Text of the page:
A new poem for The Walrus by Barbara Nickel
Under the toenail, lights. He wants it gone
of course, fungal mess; the bed has grown
its gloom over the months. I’ll prescribe
the usual; pills, painless. Just scribble
it all back to piglet pink—yet—
the lights haunt. Pulse in the night
sky outside Edmonton when I stopped
the car. Got out numb; I’d driven non-stop
from the coast, in hours it would be dawn.
Aurora shivered ghostspeak down,
her lips pale green parted, delivered
what—a cave, a heart? Something to live
by. And I thought (sagely, the ditch, firs,
highway, all that dark place concurred)
to drive on. Hello, industrial park, fire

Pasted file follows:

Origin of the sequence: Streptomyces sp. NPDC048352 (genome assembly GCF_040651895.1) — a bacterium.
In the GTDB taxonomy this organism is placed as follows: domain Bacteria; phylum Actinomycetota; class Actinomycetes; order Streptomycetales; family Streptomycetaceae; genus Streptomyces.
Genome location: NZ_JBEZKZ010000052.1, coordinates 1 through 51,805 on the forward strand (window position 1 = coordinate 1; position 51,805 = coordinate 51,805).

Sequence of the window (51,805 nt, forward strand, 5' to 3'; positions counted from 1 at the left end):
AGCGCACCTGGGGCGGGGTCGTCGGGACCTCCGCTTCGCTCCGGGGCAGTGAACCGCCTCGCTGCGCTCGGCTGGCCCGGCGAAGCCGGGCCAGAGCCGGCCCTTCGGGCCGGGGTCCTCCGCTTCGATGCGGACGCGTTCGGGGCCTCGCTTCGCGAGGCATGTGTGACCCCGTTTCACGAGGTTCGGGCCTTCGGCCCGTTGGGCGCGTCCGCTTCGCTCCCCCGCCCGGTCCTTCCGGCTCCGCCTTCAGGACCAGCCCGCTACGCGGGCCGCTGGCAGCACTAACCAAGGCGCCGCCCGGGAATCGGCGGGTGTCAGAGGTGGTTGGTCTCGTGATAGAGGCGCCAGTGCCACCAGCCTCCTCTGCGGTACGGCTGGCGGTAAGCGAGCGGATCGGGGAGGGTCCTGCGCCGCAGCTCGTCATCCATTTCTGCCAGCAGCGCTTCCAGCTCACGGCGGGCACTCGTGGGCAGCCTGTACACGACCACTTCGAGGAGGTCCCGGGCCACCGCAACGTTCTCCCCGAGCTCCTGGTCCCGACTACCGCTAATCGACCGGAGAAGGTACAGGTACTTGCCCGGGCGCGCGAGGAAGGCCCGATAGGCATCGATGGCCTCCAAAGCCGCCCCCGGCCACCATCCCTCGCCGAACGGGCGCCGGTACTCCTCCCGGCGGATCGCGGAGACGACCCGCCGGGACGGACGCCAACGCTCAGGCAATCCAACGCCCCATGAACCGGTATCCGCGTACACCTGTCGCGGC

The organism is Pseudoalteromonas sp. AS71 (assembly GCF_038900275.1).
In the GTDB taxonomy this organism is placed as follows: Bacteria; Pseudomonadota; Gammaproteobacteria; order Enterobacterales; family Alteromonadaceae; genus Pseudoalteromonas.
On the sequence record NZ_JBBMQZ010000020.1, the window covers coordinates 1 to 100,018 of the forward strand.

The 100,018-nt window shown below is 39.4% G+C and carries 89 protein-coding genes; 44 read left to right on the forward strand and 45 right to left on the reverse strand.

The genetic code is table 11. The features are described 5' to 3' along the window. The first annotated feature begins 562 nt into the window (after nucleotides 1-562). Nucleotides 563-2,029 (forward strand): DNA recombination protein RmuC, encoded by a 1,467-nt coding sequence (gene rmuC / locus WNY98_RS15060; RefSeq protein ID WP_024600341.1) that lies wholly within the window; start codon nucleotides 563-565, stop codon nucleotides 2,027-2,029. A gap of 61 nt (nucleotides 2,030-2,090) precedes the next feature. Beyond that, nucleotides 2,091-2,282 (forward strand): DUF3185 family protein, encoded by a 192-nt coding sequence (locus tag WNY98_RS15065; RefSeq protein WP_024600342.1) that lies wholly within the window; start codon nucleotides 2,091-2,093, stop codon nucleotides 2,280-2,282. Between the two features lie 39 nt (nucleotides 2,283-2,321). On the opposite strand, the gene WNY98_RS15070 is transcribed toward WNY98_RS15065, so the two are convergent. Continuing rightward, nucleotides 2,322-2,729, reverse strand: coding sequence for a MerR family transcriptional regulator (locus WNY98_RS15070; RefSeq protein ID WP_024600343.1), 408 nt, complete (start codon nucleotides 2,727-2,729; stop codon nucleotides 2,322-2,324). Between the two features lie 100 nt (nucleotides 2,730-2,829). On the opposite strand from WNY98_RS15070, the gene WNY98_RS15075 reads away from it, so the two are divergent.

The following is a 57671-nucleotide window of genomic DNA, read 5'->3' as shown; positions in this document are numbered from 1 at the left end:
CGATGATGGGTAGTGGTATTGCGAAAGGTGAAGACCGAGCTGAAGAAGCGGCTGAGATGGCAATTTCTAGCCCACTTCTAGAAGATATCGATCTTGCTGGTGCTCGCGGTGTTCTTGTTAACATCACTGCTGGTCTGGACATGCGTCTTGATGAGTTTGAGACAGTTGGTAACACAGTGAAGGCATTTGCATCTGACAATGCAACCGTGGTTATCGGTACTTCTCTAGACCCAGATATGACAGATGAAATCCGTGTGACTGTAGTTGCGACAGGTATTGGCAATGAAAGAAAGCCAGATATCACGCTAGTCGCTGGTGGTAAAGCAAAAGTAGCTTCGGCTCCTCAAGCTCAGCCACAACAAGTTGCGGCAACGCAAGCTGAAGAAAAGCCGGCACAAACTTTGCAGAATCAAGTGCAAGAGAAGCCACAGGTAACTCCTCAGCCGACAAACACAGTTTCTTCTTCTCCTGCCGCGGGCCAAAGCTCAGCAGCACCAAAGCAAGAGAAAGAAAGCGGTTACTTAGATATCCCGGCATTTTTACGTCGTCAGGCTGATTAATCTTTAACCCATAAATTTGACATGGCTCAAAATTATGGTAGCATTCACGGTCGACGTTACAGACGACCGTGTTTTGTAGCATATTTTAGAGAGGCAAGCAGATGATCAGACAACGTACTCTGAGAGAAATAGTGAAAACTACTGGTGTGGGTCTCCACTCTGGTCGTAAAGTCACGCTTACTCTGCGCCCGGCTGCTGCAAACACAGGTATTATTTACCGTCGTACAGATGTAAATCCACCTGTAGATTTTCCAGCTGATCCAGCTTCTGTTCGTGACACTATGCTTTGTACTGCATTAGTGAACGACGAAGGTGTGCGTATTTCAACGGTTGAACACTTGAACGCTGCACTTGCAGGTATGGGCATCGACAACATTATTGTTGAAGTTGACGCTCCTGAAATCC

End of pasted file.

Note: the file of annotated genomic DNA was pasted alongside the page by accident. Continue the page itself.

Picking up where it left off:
of morning, tired diners, Canadian Tires,
flax, flax, flax, flax, flax,
hubs tacked on fences, ruined shacks, flocks
of reeling crows, prairie’s fiber, root
and swing, slack of evening, backroad routes
and ruts not taken.
Hello, love. Her door
was open. Loaves of bread, still warm. I dared
to take her in my arms and not let go.
All night we rolled, twisted, writhed, glowed…
until the dawn; I was a body on a bed
knowing this would grow and end.